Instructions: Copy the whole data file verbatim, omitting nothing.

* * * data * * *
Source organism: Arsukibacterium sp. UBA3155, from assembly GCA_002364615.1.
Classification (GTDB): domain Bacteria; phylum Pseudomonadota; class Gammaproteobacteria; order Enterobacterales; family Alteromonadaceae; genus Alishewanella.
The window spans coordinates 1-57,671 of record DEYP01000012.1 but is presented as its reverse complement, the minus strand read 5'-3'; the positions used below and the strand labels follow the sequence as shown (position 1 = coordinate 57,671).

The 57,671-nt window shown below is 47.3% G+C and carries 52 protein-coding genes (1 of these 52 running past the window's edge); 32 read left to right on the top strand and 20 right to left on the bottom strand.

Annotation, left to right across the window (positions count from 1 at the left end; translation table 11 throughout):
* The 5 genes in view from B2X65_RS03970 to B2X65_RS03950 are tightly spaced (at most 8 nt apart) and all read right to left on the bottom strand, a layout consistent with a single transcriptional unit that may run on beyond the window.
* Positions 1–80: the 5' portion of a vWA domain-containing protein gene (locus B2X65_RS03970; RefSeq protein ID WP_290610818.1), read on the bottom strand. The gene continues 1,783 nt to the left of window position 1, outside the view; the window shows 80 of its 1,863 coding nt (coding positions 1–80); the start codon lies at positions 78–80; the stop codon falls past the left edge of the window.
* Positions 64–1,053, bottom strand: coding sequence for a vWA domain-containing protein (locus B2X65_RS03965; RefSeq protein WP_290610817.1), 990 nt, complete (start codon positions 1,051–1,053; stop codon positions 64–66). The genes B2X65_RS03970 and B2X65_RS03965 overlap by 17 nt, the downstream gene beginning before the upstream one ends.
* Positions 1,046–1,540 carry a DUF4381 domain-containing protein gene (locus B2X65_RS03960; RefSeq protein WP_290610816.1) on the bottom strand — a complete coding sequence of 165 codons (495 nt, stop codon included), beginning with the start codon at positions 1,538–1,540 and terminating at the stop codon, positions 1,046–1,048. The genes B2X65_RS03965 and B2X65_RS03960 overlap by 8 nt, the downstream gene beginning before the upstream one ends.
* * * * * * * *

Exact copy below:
Source organism: Arsukibacterium sp. UBA3155, from assembly GCA_002364615.1.
Classification (GTDB): domain Bacteria; phylum Pseudomonadota; class Gammaproteobacteria; order Enterobacterales; family Alteromonadaceae; genus Alishewanella.
The window spans coordinates 1-57,671 of record DEYP01000012.1 but is presented as its reverse complement, the minus strand read 5'-3'; the positions used below and the strand labels follow the sequence as shown (position 1 = coordinate 57,671).

The 57,671-nt window shown below is 47.3% G+C and carries 52 protein-coding genes (1 of these 52 running past the window's edge); 32 read left to right on the top strand and 20 right to left on the bottom strand.

Annotation, left to right across the window (positions count from 1 at the left end; translation table 11 throughout):
* The 5 genes in view from B2X65_RS03970 to B2X65_RS03950 are tightly spaced (at most 8 nt apart) and all read right to left on the bottom strand, a layout consistent with a single transcriptional unit that may run on beyond the window.
* Positions 1–80: the 5' portion of a vWA domain-containing protein gene (locus B2X65_RS03970; RefSeq protein ID WP_290610818.1), read on the bottom strand. The gene continues 1,783 nt to the left of window position 1, outside the view; the window shows 80 of its 1,863 coding nt (coding positions 1–80); the start codon lies at positions 78–80; the stop codon falls past the left edge of the window.
* Positions 64–1,053, bottom strand: coding sequence for a vWA domain-containing protein (locus B2X65_RS03965; RefSeq protein WP_290610817.1), 990 nt, complete (start codon positions 1,051–1,053; stop codon positions 64–66). The genes B2X65_RS03970 and B2X65_RS03965 overlap by 17 nt, the downstream gene beginning before the upstream one ends.
* Positions 1,046–1,540 carry a DUF4381 domain-containing protein gene (locus B2X65_RS03960; RefSeq protein WP_290610816.1) on the bottom strand — a complete coding sequence of 165 codons (495 nt, stop codon included), beginning with the start codon at positions 1,538–1,540 and terminating at the stop codon, positions 1,046–1,048. The genes B2X65_RS03965 and B2X65_RS03960 overlap by 8 nt, the downstream gene beginning before the upstream one ends.